Less than 24 hours after watching his pride and joy, Who Shot Thebarman, seal his first Sydney victory in thrilling fashion in the A$2 million Gr.1 Sydney Cup (3200m), part-owner Dan O’Leary admits he is still walking on air.
O’Leary described the scenes in the aftermath of the win as quite surreal as he fielded the congratulations of hundreds of well-wishers in the Royal Randwick mounting yard.
“He’s a pretty special horse and has a huge fan club both in New Zealand and Australia,” he said.
“When the judge announced the result there was a massive cheer and we were just swamped by people congratulating us.
“It was a very surreal experience and one we have never had in Sydney before as that was the first time he has ever won here.
“To do it when he was having his fifth attempt at the race is amazing and I think it is a tribute to the horse and his trainer, Chris Waller.
“It’s just extraordinary.”
Despite having high hopes for at least a top three finish before the race, O’Leary admitted he wasn’t confident of a victory as he well remembered the disappointment of previous years.
“Chris had said to us he thought he could run in the top three but there might just have been one or two sharper than us,” he said.
“We were definitely hopeful but realistic in that he had been close before and the fact was he was a nine-year-old giving weight to most of the field. I think what played in his favour was the better track. In the past he had been on slow tracks in this race and that made it hard to carry the big weights. This time he had plenty of zip on the better track. You could see that when he started to make his move as he just zipped around them and was practically in front turning for home.
“He just kept grinding away and stuck his big head out at the right time. Like most Yamanin Vitals he’s tough and doesn’t give in.
“I think that is what makes him so popular with his fans as every time he races he gives it his all.
“It’s just a real celebration of courage and people love that. I know we certainly do.”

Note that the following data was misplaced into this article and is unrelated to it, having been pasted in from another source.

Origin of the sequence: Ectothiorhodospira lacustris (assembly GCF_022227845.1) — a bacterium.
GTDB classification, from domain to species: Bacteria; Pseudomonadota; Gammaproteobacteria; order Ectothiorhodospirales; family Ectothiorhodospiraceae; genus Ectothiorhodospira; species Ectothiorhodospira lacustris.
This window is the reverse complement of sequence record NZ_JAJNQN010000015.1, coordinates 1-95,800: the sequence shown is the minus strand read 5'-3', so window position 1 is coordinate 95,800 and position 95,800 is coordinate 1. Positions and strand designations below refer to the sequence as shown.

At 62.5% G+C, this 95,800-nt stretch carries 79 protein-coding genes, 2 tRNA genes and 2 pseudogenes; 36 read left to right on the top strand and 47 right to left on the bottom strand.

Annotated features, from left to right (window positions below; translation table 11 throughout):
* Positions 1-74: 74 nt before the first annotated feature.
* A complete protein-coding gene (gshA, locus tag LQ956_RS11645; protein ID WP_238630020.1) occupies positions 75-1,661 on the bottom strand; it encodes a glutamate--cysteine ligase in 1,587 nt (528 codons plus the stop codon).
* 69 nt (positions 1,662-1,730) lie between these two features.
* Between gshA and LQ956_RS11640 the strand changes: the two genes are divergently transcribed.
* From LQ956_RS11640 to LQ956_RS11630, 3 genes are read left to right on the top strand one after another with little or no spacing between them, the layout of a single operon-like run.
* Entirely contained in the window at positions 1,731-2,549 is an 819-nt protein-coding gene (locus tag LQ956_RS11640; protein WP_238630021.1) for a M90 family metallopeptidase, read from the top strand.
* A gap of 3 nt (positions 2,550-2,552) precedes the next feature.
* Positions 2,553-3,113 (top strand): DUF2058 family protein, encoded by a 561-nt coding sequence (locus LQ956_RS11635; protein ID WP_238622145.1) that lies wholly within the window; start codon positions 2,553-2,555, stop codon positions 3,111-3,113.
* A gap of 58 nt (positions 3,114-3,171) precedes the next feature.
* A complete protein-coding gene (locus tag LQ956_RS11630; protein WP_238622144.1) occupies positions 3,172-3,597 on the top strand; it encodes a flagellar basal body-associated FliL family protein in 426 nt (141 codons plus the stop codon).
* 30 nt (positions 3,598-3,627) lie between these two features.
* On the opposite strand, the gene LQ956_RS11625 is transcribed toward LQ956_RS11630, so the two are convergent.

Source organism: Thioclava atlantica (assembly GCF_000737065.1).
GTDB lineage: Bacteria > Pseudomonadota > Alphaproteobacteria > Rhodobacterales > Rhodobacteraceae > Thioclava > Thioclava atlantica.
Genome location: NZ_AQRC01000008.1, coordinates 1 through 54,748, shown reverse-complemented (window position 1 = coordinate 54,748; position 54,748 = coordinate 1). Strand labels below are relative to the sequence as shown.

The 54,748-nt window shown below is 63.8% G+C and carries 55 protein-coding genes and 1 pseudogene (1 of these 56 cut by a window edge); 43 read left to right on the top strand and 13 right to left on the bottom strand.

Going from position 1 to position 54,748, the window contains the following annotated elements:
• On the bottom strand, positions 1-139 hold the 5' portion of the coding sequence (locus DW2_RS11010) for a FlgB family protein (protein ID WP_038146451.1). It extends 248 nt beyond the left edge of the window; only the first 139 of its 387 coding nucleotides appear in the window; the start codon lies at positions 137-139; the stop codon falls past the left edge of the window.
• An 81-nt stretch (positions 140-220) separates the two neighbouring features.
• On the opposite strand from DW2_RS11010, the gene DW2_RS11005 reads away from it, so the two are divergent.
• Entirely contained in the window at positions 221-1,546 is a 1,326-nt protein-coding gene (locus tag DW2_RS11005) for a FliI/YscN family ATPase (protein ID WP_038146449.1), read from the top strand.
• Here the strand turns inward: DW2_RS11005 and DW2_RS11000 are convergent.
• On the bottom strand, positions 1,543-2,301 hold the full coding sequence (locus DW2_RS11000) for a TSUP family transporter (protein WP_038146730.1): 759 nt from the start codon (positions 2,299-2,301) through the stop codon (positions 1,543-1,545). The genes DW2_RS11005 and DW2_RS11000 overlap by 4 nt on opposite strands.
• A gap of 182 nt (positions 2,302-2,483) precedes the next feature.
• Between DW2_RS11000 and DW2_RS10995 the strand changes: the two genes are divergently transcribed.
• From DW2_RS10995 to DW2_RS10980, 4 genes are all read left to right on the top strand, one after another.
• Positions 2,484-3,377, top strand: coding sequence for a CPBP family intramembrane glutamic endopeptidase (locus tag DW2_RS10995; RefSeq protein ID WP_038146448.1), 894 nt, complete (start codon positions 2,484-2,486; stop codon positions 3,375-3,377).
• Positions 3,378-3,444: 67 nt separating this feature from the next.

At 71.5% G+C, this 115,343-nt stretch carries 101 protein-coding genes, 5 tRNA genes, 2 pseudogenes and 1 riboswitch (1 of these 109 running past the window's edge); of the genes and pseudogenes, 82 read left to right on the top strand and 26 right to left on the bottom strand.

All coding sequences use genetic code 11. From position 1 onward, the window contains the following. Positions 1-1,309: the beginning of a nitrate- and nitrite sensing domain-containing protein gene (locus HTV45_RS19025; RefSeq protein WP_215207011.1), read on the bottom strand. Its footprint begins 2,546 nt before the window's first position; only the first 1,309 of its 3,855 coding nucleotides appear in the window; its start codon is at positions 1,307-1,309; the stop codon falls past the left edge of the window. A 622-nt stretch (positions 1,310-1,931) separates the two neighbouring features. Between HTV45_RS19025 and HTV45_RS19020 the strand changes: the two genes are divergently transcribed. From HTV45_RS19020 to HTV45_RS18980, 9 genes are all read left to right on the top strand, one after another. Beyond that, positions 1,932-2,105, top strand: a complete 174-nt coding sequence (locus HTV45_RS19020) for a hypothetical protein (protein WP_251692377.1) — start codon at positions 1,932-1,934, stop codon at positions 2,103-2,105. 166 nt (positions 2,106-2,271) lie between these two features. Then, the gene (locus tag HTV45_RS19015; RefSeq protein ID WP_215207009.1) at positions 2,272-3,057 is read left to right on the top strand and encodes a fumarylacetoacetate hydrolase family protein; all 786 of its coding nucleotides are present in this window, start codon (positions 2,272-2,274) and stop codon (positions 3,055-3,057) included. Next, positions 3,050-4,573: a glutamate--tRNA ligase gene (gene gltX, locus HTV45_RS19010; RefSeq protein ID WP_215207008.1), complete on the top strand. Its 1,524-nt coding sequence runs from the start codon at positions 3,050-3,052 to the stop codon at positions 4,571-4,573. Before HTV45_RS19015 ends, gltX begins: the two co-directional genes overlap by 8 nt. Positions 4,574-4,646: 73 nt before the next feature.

Despite the gelding’s advancing age O’Leary believes he may return to Melbourne in the spring for another shot at the world-famous Melbourne Cup. “He likes it in Melbourne and he just gets better with age so there’s no reason to think we couldn’t go back for another shot at the Cup,” he said.
“We know Chris will look after him and he will tell us whether it is an option or not. He likes it at Moonee Valley, so the Moonee Valley Cup would be the first target and then who knows what could happen after that.”
●Unforgotten’s uneasy start to the autumn is now a distant memory.
Diagnosed with cardiac arrhythmia after running last in the Group One Surround Stakes last month, Chris Waller never lost faith in the three-year-old filly.
Sydney’s premier trainer was also unfazed when Hiyaam beat her in the Group One Vinery Stud Stakes (2000m) and a fortnight later Unforgotten turned the tables in style at Randwick to claim the A$1m ATC Australian Oaks (2400m) in record time.
The $4 favourite levelled up to front runner Hiyaam at the 100m and cruised home by a length in 2:27.21, to eclipse Serenade Rose’s 2006 mark of 2.28:80.
Hugh Bowman bided his time and has now won five Australian Oaks, and the last three in a row after previously saluting on New Zealand raiders Sofia Rosa and Bonneval.
“We won’t be rushing to step her up to a Caulfield Cup or a Melbourne Cup,” Waller said.
– NZ Racing Desk, AAP